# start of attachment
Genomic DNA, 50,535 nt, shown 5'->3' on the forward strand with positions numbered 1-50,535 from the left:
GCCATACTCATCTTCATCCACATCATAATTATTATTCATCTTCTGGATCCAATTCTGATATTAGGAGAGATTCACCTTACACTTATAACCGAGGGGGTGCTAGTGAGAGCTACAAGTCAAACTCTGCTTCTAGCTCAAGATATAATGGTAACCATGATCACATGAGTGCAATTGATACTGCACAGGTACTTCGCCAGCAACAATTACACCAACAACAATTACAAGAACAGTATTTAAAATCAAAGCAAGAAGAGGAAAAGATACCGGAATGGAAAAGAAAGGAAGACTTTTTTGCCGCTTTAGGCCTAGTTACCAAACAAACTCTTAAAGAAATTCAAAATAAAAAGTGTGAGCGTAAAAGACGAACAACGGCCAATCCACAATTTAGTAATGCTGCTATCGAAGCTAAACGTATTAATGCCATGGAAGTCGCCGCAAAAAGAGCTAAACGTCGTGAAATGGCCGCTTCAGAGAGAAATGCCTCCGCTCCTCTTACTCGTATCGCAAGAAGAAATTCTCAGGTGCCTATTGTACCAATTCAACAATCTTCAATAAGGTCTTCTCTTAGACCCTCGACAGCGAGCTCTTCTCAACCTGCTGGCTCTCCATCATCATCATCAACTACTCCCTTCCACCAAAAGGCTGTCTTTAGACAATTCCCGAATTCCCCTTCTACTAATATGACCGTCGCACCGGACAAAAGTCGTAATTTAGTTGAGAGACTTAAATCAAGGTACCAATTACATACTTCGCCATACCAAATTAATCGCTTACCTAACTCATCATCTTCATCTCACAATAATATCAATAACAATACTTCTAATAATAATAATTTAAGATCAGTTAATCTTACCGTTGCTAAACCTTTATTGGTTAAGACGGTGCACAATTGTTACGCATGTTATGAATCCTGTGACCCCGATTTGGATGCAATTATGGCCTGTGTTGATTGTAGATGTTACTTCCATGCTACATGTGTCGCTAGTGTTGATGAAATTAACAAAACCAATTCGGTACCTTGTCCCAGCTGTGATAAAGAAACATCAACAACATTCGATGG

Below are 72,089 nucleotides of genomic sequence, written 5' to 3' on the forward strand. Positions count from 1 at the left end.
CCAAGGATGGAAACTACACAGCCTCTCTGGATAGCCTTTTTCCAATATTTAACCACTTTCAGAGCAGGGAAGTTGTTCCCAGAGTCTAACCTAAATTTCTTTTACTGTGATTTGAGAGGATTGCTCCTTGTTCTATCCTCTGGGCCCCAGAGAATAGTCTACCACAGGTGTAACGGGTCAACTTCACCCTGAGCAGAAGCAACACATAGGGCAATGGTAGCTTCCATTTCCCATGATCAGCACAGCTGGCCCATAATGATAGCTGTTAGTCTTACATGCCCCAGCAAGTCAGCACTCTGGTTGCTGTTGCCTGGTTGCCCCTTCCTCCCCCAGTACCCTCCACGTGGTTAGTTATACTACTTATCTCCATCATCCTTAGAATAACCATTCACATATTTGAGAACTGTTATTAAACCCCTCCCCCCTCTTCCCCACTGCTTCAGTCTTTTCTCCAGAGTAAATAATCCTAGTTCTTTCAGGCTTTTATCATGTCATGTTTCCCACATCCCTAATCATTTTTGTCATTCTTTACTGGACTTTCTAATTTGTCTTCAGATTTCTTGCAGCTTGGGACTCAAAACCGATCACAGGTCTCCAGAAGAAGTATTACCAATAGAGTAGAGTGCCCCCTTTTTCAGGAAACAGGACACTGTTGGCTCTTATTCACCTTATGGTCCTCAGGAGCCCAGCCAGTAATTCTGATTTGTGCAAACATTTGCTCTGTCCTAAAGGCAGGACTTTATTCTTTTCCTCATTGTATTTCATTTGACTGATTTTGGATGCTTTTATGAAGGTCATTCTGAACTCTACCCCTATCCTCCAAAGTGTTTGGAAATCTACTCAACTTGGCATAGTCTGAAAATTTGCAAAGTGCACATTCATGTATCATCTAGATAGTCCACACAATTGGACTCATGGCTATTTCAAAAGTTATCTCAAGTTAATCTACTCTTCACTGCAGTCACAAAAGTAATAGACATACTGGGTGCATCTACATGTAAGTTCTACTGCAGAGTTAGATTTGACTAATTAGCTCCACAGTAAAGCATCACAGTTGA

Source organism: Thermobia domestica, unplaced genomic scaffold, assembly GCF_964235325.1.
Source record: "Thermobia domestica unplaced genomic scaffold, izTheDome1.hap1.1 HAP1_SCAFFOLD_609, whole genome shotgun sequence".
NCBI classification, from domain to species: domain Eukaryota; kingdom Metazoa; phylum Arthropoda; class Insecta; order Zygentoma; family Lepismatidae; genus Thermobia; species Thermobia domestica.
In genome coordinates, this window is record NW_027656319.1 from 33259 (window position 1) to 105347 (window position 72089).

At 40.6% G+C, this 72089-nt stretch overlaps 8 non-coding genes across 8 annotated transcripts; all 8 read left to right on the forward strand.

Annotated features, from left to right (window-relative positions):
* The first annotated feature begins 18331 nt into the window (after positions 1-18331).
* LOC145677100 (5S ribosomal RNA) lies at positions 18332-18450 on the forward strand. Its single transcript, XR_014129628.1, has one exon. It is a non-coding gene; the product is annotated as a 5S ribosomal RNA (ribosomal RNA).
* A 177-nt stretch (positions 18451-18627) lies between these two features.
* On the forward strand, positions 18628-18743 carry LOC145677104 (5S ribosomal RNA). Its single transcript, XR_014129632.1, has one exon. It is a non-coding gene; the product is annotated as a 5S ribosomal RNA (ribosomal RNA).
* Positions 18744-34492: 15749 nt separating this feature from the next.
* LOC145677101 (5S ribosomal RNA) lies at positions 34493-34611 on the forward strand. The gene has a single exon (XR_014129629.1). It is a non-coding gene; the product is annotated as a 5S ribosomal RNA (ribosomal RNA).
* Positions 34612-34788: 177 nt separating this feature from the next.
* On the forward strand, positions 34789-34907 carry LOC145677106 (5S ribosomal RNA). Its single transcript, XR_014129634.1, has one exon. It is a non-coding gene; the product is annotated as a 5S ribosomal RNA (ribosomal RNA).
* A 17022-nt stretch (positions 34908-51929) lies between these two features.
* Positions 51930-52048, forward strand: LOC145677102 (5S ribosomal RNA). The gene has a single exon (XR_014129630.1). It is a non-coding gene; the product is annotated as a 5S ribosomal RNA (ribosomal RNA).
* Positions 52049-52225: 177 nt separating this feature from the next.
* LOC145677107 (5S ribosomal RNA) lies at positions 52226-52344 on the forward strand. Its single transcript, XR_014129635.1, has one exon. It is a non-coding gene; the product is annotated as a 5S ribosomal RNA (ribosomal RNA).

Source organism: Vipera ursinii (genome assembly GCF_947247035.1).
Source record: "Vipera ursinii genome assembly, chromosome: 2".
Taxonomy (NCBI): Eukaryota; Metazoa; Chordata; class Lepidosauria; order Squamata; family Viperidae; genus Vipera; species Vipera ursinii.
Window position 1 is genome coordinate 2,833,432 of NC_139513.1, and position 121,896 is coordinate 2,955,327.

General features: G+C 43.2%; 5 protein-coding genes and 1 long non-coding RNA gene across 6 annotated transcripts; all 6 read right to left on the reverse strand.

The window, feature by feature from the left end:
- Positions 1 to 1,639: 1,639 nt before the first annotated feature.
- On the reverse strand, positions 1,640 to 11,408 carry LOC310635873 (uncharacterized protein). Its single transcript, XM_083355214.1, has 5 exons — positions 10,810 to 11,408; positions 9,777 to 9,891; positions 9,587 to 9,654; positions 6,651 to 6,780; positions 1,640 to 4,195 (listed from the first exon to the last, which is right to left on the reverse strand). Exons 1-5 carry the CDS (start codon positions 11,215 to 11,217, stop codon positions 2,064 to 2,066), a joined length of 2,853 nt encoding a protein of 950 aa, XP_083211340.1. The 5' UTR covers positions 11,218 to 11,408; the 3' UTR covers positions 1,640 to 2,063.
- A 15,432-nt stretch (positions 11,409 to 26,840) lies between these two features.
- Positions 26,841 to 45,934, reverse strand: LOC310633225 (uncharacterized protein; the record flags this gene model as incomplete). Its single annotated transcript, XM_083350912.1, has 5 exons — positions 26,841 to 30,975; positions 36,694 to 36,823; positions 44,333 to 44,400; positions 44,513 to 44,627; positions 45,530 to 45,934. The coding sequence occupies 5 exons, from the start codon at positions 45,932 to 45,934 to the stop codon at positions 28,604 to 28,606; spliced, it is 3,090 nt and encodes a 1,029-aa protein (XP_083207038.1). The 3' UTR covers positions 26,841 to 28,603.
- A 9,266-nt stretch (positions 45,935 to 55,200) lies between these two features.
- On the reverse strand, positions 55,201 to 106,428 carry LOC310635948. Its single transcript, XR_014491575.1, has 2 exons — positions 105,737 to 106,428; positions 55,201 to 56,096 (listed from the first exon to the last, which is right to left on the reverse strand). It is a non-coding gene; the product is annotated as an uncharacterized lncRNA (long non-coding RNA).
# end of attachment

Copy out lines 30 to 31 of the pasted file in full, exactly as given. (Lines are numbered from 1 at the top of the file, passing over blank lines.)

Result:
- On the reverse strand, positions 1,640 to 11,408 carry LOC310635873 (uncharacterized protein). Its single transcript, XM_083355214.1, has 5 exons — positions 10,810 to 11,408; positions 9,777 to 9,891; positions 9,587 to 9,654; positions 6,651 to 6,780; positions 1,640 to 4,195 (listed from the first exon to the last, which is right to left on the reverse strand). Exons 1-5 carry the CDS (start codon positions 11,215 to 11,217, stop codon positions 2,064 to 2,066), a joined length of 2,853 nt encoding a protein of 950 aa, XP_083211340.1. The 5' UTR covers positions 11,218 to 11,408; the 3' UTR covers positions 1,640 to 2,063.
- A 15,432-nt stretch (positions 11,409 to 26,840) lies between these two features.